Interview with a human rights fieldworker in Gaza
This morning as I brushed my teeth I could hear the familiar buzzing of a drone circling above our building. I ignored the sound. Drones circle overhead all the time; you never know whether it’s just for surveillance or an impending missile launch. The uncertainty makes you feel helpless. What can anyone do?
Five minutes later, a missile fired from what sounded like an F-16 fighter jet struck nearby. The loud boom sent the children running to me. They crowded in the bathroom, for comfort and safety. They looked so frightened and pale; their eyes red from lack of sleep. I am known for keeping a cool head, people say I have nerves of steel, so, typically, I just smiled at them – still clutching my toothbrush. The relief of seeing me smile made them break down in giggles; it’s one of those absurd reactions you have under extreme stress.
Overall, I try to keep things as normal as possible for them; we don’t talk about the war and deaths all the time. We take rational precautions but we don’t overdo it and try to avoid sowing panic. We don’t shout “go downstairs, go downstairs!” each time there’s a drone buzzing.
My home feels relatively safe, because I know my neighbours in the building and around me, and I know there is no one who could be a target. Yet nowhere in Gaza is truly safe. Life is dangerous. It’s war. We trust in God and look after the children.
I try to stay away from the areas where the fighting is taking place; in any case the Israeli military has made them off-limits. No vehicle is immune from attack. Just the other day a drone strike destroyed a clearly marked ambulance.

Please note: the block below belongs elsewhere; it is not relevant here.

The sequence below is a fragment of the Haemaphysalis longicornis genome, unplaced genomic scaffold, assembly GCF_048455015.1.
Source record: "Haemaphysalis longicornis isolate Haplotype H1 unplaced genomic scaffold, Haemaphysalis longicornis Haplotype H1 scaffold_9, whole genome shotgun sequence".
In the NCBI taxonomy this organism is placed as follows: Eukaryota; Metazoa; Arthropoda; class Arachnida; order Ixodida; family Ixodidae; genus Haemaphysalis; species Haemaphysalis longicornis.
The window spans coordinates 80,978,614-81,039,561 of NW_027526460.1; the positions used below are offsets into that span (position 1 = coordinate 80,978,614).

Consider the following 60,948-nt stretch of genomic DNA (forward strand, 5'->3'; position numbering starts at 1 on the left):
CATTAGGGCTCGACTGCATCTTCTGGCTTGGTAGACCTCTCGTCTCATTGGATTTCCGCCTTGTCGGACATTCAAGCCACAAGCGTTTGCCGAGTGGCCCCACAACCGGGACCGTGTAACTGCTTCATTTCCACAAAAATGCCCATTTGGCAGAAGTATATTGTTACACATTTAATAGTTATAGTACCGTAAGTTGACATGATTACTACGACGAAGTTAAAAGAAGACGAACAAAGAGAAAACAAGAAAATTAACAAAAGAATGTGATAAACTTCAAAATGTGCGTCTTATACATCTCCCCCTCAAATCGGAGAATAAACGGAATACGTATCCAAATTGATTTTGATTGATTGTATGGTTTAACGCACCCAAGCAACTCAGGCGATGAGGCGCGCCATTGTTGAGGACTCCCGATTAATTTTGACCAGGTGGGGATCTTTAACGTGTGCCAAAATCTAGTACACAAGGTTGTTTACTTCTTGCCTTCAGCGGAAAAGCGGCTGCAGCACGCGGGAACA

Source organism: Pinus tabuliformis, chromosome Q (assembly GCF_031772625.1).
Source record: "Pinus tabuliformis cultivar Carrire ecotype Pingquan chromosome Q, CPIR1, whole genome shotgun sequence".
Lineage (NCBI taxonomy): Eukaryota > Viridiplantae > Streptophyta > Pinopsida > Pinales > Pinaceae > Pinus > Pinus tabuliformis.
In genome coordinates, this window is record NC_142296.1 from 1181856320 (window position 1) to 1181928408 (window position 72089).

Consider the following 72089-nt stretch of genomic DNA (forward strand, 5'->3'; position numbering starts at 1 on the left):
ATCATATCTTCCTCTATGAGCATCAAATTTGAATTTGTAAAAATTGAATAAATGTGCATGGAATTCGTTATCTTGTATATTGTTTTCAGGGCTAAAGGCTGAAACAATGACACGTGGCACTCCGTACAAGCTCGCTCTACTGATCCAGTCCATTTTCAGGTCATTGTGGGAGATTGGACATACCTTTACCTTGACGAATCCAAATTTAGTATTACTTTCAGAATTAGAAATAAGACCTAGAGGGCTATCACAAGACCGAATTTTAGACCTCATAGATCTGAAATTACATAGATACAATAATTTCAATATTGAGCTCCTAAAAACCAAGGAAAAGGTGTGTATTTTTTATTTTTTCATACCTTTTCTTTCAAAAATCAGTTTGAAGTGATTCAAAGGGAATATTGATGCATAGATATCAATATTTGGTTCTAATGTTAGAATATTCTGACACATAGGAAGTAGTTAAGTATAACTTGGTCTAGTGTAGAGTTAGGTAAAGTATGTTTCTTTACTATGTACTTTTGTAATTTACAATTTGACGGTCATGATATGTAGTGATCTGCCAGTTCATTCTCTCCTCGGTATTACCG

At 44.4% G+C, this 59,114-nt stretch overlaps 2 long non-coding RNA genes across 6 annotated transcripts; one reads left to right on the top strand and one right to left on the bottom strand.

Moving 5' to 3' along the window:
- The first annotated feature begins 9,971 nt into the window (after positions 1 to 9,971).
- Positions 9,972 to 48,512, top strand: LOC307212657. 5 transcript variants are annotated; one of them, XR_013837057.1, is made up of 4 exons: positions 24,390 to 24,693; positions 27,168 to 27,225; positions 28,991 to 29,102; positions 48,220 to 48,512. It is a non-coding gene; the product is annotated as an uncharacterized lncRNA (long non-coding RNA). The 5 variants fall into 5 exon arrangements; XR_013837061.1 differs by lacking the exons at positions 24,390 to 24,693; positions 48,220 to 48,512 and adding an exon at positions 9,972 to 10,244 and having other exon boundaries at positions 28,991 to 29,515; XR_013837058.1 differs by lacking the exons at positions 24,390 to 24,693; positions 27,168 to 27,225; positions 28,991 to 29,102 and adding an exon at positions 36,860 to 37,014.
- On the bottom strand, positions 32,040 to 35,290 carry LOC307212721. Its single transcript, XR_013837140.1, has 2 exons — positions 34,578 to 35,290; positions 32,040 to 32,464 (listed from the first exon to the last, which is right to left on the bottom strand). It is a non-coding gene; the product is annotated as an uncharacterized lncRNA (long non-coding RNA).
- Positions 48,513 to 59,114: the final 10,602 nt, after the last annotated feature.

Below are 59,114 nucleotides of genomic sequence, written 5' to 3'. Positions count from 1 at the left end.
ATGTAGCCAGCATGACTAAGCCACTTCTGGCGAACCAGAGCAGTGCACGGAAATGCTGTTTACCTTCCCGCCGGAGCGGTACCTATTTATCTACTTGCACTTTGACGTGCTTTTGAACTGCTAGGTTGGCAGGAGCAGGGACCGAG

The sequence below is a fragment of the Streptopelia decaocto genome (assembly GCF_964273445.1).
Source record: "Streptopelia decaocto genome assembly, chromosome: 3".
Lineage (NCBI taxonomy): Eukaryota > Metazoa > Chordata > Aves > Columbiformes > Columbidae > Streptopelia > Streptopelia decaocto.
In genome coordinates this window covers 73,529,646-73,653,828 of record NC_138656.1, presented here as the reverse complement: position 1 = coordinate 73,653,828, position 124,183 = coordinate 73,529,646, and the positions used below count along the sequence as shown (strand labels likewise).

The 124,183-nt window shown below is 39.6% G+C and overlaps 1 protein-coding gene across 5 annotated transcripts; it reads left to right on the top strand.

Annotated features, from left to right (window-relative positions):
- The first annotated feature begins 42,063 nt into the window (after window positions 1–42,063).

It’s when I am out taking photos and interviewing people who live in the areas being targeted that I am most at risk. The danger is when you feel that every house you are in could be targeted next. But I believe my work is important – regardless of the danger, it’s essential for the truth to come out.
Last week the case of the Abu Jame’ family in eastern Khan Yunis shook me to the core. Twenty-five members of one family had been wiped out in an Israeli airstrike just as they were eating Iftar, the evening meal to break the Ramadan fast. I arrived on the scene the following morning, just a few hours after the blast. They were pulling out the bodies all night. So many little ones. While I was there, another missile struck nearby.
At the moment, there are 28 people living in my house. My brothers normally live in Salatin in the northern Gaza Strip, where the Israeli ground invasion is going on. My three brothers with their families of about six or seven children each, and my children are all living together under one roof. I let them all stay with me; you can’t refuse when there are lives at stake.
The Israeli ground invasion has made it impossible to get food into Gaza City from the agricultural areas in the north. From the south the main Salah al-Din road that links the whole Gaza Strip is very exposed and comes under frequent drone attacks. At the moment only ambulances and a few humanitarian vehicles use it, at great risk.
The only market that is still functioning is the one in al-Shati Refugee Camp, which opens at night and gets very crowded. The stall-holders must risk their lives to get fresh vegetables. It is a dense area and if an F-16 bombed it the whole camp would become a crater. The few shops that remain open have run out of most stock.
We have electricity for about four to six hours every day, at different times. When the electricity is on we rush to charge all our mobile phones. A second-hand electricity generator costs 1,400 shekels [equivalent to approximately US$400], so not many can afford it. With no power, we have to pump up the water to the storage tanks on the roof – and that’s just to get water in the taps for washing. We have to buy clean water for cooking and drinking.
I have a desk with everything I need to work – computers, chargers, internet, cameras… but no electricity. I just managed to fix my old diesel generator and I got fuel for it today. Hopefully tonight it will work. I really need it, so that I can send the outside world testimonies and photos I have gathered… I feel under pressure to get the stories out of Gaza, so it’s incredibly frustrating when there is a blackout.